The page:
We are very happy to announce that the Trost lab was awarded the Wellcome Investigator Award in Science. It will allow us to study the role of ubiquitylation on the phagosome for the next 5 years.
Manman, a former PhD student from the Trost lab, has recently given birth to a beautiful baby girl, Alice Wu.
Congratulations to the proud mum and dad and hopefully lots of sleep.
PhD student Rachel Heap who got recently the EMBL Advanced Training Centre Corporate Partnership Programme fellowship to attend the recent EMBL proteomics meeting.
Now she got the Tony B. Academic Travel Award of the SLAS Europe meeting in Barcelona.
Congratulations, Rachel. Well done!
A warm welcome to our new PhD student Joe and new post-doc José.
Both will be working together to understand more about the role of a specific E3 ligase on the phagosome and in innate immunity.
Congratulations to Julien and Anetta for their contributions to another MCP paper: “Spatiotemporal changes of the phagosomal proteome in dendritic cells in response to LPS stimulation”
Congratulations to Matthew from the Kurz lab for this nice paper in EMBO-Journal. Matthew spent some in our lab in Dundee. Glad that we could help with this nice story!
A warm welcome to our new lab members Abeer and Nine!
Abeer will be the new lab manager. She has extensive experience in the lab and will certainly help with running the lab smoothly.
Nine comes from the Netherlands to do her 5 months final year project with us. She will work on optimising settings for proteomics experiments.
A few tips:
Please contact your potential supervisor before the application, ideally weeks before the deadline and not the Friday before the Monday deadline.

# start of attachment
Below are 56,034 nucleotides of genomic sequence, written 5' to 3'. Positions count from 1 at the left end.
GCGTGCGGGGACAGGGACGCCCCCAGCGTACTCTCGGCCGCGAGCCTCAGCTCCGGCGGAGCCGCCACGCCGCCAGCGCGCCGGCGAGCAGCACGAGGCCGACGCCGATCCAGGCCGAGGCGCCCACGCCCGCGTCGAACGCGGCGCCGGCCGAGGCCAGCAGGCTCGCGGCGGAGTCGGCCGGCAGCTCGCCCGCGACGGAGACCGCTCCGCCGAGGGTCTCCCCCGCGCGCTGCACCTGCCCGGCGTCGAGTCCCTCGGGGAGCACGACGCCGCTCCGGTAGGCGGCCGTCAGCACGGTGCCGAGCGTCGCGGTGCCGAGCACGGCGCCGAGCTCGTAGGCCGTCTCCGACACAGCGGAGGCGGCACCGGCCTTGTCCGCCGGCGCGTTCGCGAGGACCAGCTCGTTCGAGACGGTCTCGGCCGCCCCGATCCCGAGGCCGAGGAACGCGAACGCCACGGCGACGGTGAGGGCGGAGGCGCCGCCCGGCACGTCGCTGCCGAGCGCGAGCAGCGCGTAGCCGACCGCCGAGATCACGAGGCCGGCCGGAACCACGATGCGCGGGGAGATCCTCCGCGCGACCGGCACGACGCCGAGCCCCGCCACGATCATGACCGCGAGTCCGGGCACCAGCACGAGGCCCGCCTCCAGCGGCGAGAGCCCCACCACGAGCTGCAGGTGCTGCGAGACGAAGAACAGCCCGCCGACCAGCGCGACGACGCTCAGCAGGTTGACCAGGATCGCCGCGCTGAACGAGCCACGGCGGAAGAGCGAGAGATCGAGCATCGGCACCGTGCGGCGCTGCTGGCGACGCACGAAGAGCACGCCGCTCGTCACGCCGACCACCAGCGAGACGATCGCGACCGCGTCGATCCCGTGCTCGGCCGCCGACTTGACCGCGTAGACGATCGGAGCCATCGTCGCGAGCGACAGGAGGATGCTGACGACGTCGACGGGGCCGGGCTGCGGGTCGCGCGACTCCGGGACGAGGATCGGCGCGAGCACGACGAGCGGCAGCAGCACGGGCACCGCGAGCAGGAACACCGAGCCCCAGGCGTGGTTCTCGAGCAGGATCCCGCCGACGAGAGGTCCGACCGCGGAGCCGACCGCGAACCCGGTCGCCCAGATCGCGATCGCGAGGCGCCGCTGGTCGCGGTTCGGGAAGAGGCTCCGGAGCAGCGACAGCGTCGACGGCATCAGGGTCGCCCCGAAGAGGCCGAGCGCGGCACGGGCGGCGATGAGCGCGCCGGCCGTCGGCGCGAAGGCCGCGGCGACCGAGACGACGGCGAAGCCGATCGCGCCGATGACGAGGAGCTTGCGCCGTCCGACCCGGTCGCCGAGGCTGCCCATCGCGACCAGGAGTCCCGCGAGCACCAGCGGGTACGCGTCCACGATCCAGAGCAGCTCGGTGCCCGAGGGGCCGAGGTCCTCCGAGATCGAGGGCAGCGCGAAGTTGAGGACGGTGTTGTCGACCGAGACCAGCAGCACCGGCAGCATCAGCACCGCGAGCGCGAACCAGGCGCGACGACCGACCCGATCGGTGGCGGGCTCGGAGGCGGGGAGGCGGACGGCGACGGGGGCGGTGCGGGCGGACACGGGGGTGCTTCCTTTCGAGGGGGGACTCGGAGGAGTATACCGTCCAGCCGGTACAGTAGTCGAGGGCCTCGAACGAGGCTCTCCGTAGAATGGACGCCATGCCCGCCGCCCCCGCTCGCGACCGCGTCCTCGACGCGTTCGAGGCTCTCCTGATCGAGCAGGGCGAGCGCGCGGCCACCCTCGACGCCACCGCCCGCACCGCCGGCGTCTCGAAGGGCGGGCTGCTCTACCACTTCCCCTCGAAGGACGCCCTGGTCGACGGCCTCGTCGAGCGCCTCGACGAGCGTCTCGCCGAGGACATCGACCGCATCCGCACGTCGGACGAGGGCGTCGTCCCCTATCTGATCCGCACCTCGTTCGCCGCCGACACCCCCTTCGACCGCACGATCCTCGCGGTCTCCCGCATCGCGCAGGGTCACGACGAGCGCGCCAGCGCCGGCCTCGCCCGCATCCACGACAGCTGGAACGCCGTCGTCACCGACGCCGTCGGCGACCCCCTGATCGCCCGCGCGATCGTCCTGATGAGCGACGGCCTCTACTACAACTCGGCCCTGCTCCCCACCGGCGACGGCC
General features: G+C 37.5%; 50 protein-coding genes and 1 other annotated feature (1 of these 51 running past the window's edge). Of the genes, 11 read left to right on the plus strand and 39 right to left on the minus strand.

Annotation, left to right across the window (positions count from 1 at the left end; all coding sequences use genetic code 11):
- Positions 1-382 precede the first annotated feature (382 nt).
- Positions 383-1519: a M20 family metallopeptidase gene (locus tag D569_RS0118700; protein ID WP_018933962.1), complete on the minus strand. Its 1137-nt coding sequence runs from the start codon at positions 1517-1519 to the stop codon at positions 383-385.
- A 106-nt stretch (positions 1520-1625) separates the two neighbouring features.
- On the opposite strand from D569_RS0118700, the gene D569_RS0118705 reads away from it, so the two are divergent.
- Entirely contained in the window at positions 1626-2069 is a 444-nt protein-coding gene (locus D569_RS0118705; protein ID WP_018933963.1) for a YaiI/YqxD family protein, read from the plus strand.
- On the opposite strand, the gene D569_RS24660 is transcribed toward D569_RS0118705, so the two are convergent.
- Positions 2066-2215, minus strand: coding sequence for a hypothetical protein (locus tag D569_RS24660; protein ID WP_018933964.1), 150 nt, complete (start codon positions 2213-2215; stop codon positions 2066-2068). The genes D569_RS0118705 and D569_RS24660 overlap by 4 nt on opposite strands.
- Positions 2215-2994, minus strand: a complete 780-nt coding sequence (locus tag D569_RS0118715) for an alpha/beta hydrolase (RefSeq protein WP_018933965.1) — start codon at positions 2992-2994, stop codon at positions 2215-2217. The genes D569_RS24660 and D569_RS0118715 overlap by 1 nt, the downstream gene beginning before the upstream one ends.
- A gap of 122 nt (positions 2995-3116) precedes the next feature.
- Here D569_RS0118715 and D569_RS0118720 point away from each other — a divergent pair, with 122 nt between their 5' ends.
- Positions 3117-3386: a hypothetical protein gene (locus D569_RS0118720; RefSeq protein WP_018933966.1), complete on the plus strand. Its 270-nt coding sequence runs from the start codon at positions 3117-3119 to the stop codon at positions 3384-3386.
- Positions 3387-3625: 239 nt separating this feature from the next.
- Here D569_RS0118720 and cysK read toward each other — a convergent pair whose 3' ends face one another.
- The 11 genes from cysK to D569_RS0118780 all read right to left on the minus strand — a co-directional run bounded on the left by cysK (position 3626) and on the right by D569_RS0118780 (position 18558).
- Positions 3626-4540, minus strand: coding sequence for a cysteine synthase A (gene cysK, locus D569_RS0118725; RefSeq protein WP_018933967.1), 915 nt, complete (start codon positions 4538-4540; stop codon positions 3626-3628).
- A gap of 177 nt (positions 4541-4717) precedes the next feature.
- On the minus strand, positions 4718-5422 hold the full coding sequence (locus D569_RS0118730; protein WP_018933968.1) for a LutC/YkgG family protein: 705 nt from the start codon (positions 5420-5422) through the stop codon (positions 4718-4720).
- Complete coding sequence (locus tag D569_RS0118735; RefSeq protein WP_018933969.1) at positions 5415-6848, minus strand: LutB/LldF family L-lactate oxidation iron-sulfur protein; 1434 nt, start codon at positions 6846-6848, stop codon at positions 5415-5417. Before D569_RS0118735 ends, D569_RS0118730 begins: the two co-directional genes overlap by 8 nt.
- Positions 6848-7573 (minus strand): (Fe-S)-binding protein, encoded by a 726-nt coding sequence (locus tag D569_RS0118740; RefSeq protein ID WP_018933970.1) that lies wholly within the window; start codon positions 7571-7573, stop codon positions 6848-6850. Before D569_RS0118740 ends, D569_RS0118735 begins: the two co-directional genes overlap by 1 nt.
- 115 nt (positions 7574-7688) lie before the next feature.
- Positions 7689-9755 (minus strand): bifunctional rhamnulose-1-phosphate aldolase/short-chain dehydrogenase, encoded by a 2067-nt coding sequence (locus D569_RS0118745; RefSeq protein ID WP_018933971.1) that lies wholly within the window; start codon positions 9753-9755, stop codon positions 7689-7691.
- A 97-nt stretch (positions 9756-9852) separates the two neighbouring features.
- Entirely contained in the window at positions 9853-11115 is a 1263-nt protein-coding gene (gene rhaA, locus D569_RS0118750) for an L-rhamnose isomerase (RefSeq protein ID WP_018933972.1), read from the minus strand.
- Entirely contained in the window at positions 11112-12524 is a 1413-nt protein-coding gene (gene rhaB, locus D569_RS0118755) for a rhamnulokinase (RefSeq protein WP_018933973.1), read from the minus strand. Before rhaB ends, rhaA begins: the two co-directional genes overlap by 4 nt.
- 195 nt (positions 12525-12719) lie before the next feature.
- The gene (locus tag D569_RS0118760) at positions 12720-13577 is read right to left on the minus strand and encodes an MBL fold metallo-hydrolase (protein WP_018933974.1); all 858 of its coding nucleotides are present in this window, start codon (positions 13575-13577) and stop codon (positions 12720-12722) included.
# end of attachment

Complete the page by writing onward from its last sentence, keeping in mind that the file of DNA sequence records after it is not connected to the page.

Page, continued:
Send your CV. Are you expecting to get a First or 2.1? I don’t care but the panels do!
Typos and bad grammar in emails or CV are usually not a good sign. Check them!
Why are you applying? Is it the group, the project, the city or what?
What is your long-term goal?
Look at the group’s papers. They tell you a lot about the type of research being done.
Don’t just look for groups where you think you can cure cancer (because you won’t). Look at the techniques you can learn there.
Is the supervisor someone you could work with? Speak to the current PhD students.
Is there post-doc support?
What happened to previous PhD students? Ask the supervisor! Where did they end up will tell you about the support and mentorship they have received.
And finally: if you are applying, check your emails regularly, respond on time and check your spam filter.
“Macrophage phosphoproteome analysis reveals MINCLE-dependent and -independent mycobacterial cord factor signaling” our new paper with the Lang group out now in Molecular Cellular Proteomics
Congratulations to Julien!